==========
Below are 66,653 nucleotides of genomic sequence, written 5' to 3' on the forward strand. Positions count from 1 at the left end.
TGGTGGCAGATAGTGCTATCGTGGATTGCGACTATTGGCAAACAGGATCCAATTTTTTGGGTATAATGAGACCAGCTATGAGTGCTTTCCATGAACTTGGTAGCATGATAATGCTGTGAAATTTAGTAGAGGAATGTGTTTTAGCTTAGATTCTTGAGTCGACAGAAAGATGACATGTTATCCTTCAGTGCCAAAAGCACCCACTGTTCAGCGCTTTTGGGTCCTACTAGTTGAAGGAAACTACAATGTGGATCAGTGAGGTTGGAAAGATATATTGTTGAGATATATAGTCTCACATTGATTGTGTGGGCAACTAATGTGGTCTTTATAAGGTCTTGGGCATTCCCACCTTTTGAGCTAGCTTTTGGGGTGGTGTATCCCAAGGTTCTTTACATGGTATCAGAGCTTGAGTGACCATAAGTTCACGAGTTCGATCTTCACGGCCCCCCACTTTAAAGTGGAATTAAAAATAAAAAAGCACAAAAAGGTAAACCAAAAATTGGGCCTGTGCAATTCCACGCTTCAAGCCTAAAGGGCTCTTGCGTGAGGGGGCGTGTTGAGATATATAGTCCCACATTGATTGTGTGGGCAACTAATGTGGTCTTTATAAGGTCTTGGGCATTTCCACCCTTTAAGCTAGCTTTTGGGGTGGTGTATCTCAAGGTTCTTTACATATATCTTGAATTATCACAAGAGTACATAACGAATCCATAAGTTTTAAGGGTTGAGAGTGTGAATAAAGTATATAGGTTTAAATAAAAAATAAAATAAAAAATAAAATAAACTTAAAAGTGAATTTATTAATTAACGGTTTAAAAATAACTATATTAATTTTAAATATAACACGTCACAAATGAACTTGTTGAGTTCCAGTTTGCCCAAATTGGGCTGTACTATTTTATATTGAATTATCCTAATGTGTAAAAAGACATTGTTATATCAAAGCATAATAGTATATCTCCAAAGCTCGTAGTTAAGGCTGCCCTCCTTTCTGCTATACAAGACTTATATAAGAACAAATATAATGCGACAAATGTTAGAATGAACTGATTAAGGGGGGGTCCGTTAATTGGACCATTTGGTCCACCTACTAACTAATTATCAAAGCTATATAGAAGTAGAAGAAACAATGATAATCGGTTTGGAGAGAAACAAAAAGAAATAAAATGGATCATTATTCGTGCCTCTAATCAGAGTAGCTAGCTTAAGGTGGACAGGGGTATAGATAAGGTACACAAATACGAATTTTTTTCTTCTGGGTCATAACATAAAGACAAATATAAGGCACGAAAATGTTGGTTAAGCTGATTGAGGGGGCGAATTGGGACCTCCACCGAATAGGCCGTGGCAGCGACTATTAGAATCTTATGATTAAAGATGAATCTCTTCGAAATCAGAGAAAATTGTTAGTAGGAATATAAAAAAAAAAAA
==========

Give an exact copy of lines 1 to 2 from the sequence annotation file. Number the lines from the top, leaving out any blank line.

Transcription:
Below are 66,653 nucleotides of genomic sequence, written 5' to 3' on the forward strand. Positions count from 1 at the left end.
TGGTGGCAGATAGTGCTATCGTGGATTGCGACTATTGGCAAACAGGATCCAATTTTTTGGGTATAATGAGACCAGCTATGAGTGCTTTCCATGAACTTGGTAGCATGATAATGCTGTGAAATTTAGTAGAGGAATGTGTTTTAGCTTAGATTCTTGAGTCGACAGAAAGATGACATGTTATCCTTCAGTGCCAAAAGCACCCACTGTTCAGCGCTTTTGGGTCCTACTAGTTGAAGGAAACTACAATGTGGATCAGTGAGGTTGGAAAGATATATTGTTGAGATATATAGTCTCACATTGATTGTGTGGGCAACTAATGTGGTCTTTATAAGGTCTTGGGCATTCCCACCTTTTGAGCTAGCTTTTGGGGTGGTGTATCCCAAGGTTCTTTACATGGTATCAGAGCTTGAGTGACCATAAGTTCACGAGTTCGATCTTCACGGCCCCCCACTTTAAAGTGGAATTAAAAATAAAAAAGCACAAAAAGGTAAACCAAAAATTGGGCCTGTGCAATTCCACGCTTCAAGCCTAAAGGGCTCTTGCGTGAGGGGGCGTGTTGAGATATATAGTCCCACATTGATTGTGTGGGCAACTAATGTGGTCTTTATAAGGTCTTGGGCATTTCCACCCTTTAAGCTAGCTTTTGGGGTGGTGTATCTCAAGGTTCTTTACATATATCTTGAATTATCACAAGAGTACATAACGAATCCATAAGTTTTAAGGGTTGAGAGTGTGAATAAAGTATATAGGTTTAAATAAAAAATAAAATAAAAAATAAAATAAACTTAAAAGTGAATTTATTAATTAACGGTTTAAAAATAACTATATTAATTTTAAATATAACACGTCACAAATGAACTTGTTGAGTTCCAGTTTGCCCAAATTGGGCTGTACTATTTTATATTGAATTATCCTAATGTGTAAAAAGACATTGTTATATCAAAGCATAATAGTATATCTCCAAAGCTCGTAGTTAAGGCTGCCCTCCTTTCTGCTATACAAGACTTATATAAGAACAAATATAATGCGACAAATGTTAGAATGAACTGATTAAGGGGGGGTCCGTTAATTGGACCATTTGGTCCACCTACTAACTAATTATCAAAGCTATATAGAAGTAGAAGAAACAATGATAATCGGTTTGGAGAGAAACAAAAAGAAATAAAATGGATCATTATTCGTGCCTCTAATCAGAGTAGCTAGCTTAAGGTGGACAGGGGTATAGATAAGGTACACAAATACGAATTTTTTTCTTCTGGGTCATAACATAAAGACAAATATAAGGCACGAAAATGTTGGTTAAGCTGATTGAGGGGGCGAATTGGGACCTCCACCGAATAGGCCGTGGCAGCGACTATTAGAATCTTATGATTAAAGATGAATCTCTTCGAAATCAGAGAAAATTGTTAGTAGGAATATAAAAAAAAAAAA